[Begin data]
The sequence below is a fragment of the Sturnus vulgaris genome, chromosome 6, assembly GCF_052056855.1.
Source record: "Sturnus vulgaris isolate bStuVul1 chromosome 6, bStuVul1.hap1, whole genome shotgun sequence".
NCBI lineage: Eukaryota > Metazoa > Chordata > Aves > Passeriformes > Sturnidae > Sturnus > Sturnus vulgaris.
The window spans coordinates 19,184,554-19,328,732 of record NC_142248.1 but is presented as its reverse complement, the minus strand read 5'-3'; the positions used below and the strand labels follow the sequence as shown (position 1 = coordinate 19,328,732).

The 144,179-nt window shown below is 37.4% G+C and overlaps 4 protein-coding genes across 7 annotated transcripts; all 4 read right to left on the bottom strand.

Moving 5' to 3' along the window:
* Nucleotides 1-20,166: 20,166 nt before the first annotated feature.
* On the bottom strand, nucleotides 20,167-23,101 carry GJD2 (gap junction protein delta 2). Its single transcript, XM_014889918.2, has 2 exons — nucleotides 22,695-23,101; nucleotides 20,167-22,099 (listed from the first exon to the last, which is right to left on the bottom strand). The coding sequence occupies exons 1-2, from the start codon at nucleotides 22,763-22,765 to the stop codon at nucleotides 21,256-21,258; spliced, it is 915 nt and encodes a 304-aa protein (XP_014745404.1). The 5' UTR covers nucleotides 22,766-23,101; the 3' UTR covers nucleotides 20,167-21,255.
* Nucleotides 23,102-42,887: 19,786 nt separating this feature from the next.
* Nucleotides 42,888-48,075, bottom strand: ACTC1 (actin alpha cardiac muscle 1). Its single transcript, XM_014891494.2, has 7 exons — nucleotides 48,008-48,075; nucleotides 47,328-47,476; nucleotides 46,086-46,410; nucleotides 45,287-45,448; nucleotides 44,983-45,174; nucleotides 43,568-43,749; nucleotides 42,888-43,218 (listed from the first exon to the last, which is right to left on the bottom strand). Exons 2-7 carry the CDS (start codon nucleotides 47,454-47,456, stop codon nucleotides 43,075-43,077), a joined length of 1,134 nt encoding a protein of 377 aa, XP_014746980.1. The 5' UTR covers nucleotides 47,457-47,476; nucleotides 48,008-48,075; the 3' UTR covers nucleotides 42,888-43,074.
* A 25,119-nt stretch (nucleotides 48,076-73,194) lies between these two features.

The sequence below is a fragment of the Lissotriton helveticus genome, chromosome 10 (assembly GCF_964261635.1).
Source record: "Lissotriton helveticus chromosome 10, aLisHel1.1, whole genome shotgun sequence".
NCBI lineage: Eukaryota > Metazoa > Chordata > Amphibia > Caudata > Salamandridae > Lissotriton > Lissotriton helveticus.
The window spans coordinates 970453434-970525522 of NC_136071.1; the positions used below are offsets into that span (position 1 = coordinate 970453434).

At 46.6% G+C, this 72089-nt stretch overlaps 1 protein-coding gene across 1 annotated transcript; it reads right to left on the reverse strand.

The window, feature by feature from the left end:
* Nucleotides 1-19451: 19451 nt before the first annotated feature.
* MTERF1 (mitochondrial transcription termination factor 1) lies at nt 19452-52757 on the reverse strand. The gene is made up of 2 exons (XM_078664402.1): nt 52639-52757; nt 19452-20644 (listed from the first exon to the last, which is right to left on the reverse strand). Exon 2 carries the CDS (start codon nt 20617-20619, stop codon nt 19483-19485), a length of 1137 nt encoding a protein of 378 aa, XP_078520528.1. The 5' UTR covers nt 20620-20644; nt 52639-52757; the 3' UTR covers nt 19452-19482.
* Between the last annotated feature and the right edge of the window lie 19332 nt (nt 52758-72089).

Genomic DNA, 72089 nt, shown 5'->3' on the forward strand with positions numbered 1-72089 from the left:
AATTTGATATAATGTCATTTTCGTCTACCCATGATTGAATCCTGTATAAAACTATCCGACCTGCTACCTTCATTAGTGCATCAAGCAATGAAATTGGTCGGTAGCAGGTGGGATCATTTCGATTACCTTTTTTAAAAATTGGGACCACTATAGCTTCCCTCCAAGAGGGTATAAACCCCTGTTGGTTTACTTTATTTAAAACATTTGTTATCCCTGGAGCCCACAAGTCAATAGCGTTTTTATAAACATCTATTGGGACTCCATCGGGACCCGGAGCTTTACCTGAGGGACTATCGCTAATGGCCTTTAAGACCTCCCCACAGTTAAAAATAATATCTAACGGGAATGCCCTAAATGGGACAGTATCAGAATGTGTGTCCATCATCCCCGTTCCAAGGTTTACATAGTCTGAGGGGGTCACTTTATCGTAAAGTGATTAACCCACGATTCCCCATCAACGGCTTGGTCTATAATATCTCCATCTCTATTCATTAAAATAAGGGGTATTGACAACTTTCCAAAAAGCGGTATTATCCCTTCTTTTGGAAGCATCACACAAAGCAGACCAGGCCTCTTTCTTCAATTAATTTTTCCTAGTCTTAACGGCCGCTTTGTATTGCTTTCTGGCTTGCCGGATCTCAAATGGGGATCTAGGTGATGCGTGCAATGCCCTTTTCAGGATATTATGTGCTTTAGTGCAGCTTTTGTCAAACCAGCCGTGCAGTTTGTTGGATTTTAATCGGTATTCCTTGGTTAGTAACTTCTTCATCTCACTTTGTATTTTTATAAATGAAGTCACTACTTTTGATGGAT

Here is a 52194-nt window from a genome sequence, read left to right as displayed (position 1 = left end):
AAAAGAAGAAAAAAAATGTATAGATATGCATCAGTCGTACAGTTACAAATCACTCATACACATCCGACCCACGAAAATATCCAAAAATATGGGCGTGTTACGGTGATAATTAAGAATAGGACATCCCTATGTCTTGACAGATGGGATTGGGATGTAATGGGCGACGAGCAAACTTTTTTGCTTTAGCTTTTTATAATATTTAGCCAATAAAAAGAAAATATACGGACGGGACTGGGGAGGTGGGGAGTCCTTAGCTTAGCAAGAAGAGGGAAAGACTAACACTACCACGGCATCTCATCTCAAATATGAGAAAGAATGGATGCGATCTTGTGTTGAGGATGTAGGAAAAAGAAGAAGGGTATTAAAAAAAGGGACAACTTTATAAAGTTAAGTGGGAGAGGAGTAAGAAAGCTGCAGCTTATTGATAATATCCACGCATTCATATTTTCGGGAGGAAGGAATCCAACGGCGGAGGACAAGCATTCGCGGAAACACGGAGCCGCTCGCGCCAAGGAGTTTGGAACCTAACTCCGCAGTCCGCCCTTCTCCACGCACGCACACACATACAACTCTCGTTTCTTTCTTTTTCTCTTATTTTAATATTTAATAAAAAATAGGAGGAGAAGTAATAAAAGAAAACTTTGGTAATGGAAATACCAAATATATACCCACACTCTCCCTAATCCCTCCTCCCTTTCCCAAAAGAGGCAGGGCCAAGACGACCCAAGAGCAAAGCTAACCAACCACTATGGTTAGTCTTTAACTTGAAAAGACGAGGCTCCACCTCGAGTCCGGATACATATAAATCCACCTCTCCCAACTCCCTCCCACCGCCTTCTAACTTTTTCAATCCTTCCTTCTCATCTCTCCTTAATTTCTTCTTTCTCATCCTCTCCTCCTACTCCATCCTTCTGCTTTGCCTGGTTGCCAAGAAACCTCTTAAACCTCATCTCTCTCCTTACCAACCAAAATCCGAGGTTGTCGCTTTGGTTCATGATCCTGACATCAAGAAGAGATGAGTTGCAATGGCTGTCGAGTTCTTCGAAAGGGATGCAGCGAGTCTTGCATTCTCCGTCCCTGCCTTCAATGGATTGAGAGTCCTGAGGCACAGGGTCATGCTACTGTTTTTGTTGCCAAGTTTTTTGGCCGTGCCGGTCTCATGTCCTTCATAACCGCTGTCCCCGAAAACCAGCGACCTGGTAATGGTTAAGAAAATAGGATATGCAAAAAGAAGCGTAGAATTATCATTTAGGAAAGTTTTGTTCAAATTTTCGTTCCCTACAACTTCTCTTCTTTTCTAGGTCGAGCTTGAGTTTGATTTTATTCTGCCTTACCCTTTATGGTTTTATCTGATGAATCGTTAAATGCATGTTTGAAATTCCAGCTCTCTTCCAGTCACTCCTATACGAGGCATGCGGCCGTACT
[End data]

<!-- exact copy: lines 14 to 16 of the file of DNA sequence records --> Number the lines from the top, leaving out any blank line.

NCBI lineage: Eukaryota > Metazoa > Chordata > Amphibia > Caudata > Salamandridae > Lissotriton > Lissotriton helveticus.
The window spans coordinates 970453434-970525522 of NC_136071.1; the positions used below are offsets into that span (position 1 = coordinate 970453434).

At 46.6% G+C, this 72089-nt stretch overlaps 1 protein-coding gene across 1 annotated transcript; it reads right to left on the reverse strand.